May 17, 2017
May 22, 2017
By Connie Capone | December 1, 2016 | Culture
American art has a serious moment at two new exhibitions.
Charles Demuth’s End of the Parade, Coatesville, Pa., 1920, is part of “Rural Modern: American Art Beyond the City” at Brandywine River Museum.
Philadelphia museum visitors are in for some deep reflection this winter with two new exhibits at PAFA and Brandywine River Museum. Some 160 works in “World War I and American Art,” running through April 2017 at PAFA (118–128 N. Broad St., 215-972-7600), weave the war’s narrative through eight themes, from Prelude: The Threat of War to Celebration and Mourning. A key inclusion in the Battlefields theme is John Singer Sargent’s haunting 1918 masterpiece Gassed, on loan from London’s Imperial War Museum.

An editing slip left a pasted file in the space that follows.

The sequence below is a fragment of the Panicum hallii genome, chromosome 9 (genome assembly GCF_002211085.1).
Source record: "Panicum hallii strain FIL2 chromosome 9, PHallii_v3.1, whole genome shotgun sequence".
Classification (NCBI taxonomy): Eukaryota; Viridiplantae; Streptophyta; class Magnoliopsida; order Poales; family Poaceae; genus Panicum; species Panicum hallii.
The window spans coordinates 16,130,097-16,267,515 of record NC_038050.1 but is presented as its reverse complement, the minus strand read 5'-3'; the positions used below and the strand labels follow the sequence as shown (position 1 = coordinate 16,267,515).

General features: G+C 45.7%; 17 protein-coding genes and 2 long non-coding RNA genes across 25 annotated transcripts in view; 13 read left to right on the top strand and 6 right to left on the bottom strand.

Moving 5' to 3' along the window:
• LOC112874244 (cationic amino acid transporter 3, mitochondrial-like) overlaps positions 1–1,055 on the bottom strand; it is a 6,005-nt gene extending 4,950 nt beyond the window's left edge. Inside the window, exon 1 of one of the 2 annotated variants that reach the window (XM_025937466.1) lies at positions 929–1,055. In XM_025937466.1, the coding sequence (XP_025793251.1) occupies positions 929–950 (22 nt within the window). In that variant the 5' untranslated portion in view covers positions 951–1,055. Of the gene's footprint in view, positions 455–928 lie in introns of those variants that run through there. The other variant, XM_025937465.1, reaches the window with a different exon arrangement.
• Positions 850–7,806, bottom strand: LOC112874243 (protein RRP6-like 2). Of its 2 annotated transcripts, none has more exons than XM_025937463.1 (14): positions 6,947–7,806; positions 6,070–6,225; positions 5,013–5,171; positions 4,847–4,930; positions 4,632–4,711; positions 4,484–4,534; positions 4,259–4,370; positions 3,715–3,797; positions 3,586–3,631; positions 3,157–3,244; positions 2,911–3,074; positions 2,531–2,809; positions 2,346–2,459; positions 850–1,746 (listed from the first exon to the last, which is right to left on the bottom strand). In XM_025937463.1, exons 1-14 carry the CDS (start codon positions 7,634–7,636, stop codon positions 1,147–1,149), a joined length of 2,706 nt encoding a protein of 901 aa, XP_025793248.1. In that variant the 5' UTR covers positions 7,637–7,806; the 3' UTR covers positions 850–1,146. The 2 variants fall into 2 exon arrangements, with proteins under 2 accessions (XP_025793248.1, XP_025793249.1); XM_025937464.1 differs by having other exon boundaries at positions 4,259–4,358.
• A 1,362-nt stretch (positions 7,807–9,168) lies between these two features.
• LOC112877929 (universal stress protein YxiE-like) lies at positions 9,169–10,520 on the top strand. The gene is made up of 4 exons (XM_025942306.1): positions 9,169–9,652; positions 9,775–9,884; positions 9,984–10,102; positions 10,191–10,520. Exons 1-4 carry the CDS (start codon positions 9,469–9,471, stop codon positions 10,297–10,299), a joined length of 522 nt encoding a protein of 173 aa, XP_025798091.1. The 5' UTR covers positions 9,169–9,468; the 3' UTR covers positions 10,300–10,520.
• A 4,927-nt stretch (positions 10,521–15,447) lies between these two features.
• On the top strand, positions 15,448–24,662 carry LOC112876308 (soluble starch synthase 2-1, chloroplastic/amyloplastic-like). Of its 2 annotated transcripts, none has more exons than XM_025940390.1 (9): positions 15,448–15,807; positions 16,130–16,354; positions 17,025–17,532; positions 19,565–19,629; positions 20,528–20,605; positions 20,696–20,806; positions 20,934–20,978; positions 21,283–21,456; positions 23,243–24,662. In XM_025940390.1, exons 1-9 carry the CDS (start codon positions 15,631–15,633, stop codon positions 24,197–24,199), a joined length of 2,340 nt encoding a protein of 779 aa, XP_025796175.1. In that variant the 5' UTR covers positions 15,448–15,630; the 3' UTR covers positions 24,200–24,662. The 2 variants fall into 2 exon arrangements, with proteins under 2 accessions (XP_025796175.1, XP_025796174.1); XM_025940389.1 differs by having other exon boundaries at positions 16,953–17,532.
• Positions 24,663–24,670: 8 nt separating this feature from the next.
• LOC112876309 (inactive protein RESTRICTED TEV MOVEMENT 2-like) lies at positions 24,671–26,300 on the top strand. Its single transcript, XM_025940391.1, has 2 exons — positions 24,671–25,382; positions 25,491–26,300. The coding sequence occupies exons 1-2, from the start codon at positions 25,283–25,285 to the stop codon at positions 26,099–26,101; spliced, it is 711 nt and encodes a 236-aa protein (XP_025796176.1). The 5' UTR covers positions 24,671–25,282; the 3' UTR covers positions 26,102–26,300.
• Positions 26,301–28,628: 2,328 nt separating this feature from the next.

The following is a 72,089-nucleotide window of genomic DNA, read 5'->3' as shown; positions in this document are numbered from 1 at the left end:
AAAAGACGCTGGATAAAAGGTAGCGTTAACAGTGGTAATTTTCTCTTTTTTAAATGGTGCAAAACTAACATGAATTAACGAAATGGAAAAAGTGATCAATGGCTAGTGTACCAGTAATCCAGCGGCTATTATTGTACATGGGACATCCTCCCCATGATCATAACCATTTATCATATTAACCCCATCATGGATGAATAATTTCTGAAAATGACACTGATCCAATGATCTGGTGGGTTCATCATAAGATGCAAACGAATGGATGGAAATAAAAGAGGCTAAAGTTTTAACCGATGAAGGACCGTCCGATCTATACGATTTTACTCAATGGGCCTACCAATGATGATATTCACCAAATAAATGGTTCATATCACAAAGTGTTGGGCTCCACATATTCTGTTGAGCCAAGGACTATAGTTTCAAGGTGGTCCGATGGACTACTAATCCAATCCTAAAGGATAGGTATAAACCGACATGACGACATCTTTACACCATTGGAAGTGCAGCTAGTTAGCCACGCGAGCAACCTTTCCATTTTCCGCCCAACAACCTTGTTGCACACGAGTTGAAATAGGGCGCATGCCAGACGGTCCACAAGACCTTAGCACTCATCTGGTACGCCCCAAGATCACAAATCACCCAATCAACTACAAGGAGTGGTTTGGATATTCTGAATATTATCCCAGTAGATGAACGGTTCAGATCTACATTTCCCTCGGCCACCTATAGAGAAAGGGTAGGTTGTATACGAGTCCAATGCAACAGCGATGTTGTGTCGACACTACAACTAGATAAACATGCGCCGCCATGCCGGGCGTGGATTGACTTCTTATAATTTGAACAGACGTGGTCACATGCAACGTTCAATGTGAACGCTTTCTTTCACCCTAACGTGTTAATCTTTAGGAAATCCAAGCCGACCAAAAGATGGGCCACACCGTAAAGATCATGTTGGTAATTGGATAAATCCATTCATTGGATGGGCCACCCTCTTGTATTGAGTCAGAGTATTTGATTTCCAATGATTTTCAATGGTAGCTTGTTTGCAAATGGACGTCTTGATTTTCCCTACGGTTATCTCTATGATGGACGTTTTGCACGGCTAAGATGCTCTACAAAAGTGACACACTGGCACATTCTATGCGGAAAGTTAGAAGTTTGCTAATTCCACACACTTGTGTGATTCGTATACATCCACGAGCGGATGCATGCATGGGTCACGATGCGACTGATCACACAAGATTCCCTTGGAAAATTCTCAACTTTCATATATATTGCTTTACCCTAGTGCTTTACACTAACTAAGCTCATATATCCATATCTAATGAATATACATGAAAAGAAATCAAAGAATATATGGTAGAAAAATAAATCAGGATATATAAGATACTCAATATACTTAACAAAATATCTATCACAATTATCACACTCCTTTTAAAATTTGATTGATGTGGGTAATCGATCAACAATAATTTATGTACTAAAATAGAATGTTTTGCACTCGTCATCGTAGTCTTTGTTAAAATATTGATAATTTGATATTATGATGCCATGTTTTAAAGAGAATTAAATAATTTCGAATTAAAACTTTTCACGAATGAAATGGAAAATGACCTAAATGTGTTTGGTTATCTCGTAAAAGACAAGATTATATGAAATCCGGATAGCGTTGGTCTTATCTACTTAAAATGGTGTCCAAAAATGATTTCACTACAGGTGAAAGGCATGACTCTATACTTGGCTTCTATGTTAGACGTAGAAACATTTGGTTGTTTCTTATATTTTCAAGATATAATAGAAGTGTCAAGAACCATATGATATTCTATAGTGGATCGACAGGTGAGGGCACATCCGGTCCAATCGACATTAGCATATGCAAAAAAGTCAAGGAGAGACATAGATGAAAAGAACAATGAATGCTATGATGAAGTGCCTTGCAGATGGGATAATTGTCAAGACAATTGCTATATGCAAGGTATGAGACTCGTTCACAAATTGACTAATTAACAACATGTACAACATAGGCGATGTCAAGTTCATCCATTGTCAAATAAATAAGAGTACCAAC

“Sargent’s painting will be the centerpiece of the exhibition and one of the highlights of the American national centenary recognition of this chapter in world history,” says David R. Brigham, PAFA president and acting director. On view at the Brandywine (1 Hoffman’s Mill Road, Chadds Ford, 610-388-2700) through January 22 is “Rural Modern: American Art Beyond the City.” The exhibit spotlights 60 pieces from artists including Pennsylvanian Charles Demuth and Georgia O’Keeffe that channel the architecture, landscapes, and people of rural America—including depictions of economic and environmental strife—from the period between World Wars I and II when the Modernist movement was sweeping the country.
COURTESY OF COLLECTION OF DEBORAH AND ED SHEIN